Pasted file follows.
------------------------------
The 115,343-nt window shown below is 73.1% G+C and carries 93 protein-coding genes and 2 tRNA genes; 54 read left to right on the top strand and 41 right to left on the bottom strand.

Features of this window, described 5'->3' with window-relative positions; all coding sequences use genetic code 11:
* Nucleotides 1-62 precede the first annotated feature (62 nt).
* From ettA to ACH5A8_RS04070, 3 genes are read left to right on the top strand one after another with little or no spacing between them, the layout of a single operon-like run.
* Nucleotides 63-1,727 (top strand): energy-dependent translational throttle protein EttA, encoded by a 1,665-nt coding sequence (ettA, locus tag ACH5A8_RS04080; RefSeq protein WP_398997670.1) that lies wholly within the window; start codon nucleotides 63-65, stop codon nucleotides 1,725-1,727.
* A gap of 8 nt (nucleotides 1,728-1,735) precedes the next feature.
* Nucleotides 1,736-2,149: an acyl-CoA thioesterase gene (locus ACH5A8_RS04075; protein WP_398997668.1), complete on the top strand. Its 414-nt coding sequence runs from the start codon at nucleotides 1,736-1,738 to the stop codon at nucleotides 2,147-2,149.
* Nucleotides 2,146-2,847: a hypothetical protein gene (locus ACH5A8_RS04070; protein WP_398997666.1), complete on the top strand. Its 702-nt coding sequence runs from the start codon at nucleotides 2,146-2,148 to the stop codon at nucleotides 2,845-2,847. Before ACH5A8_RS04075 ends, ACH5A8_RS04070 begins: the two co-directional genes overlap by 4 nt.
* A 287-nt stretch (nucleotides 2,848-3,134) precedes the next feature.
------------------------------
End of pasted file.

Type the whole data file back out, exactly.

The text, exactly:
The 115,343-nt window shown below is 73.1% G+C and carries 93 protein-coding genes and 2 tRNA genes; 54 read left to right on the top strand and 41 right to left on the bottom strand.

Features of this window, described 5'->3' with window-relative positions; all coding sequences use genetic code 11:
* Nucleotides 1-62 precede the first annotated feature (62 nt).
* From ettA to ACH5A8_RS04070, 3 genes are read left to right on the top strand one after another with little or no spacing between them, the layout of a single operon-like run.
* Nucleotides 63-1,727 (top strand): energy-dependent translational throttle protein EttA, encoded by a 1,665-nt coding sequence (ettA, locus tag ACH5A8_RS04080; RefSeq protein WP_398997670.1) that lies wholly within the window; start codon nucleotides 63-65, stop codon nucleotides 1,725-1,727.
* A gap of 8 nt (nucleotides 1,728-1,735) precedes the next feature.
* Nucleotides 1,736-2,149: an acyl-CoA thioesterase gene (locus ACH5A8_RS04075; protein WP_398997668.1), complete on the top strand. Its 414-nt coding sequence runs from the start codon at nucleotides 1,736-1,738 to the stop codon at nucleotides 2,147-2,149.
* Nucleotides 2,146-2,847: a hypothetical protein gene (locus ACH5A8_RS04070; protein WP_398997666.1), complete on the top strand. Its 702-nt coding sequence runs from the start codon at nucleotides 2,146-2,148 to the stop codon at nucleotides 2,845-2,847. Before ACH5A8_RS04075 ends, ACH5A8_RS04070 begins: the two co-directional genes overlap by 4 nt.
* A 287-nt stretch (nucleotides 2,848-3,134) precedes the next feature.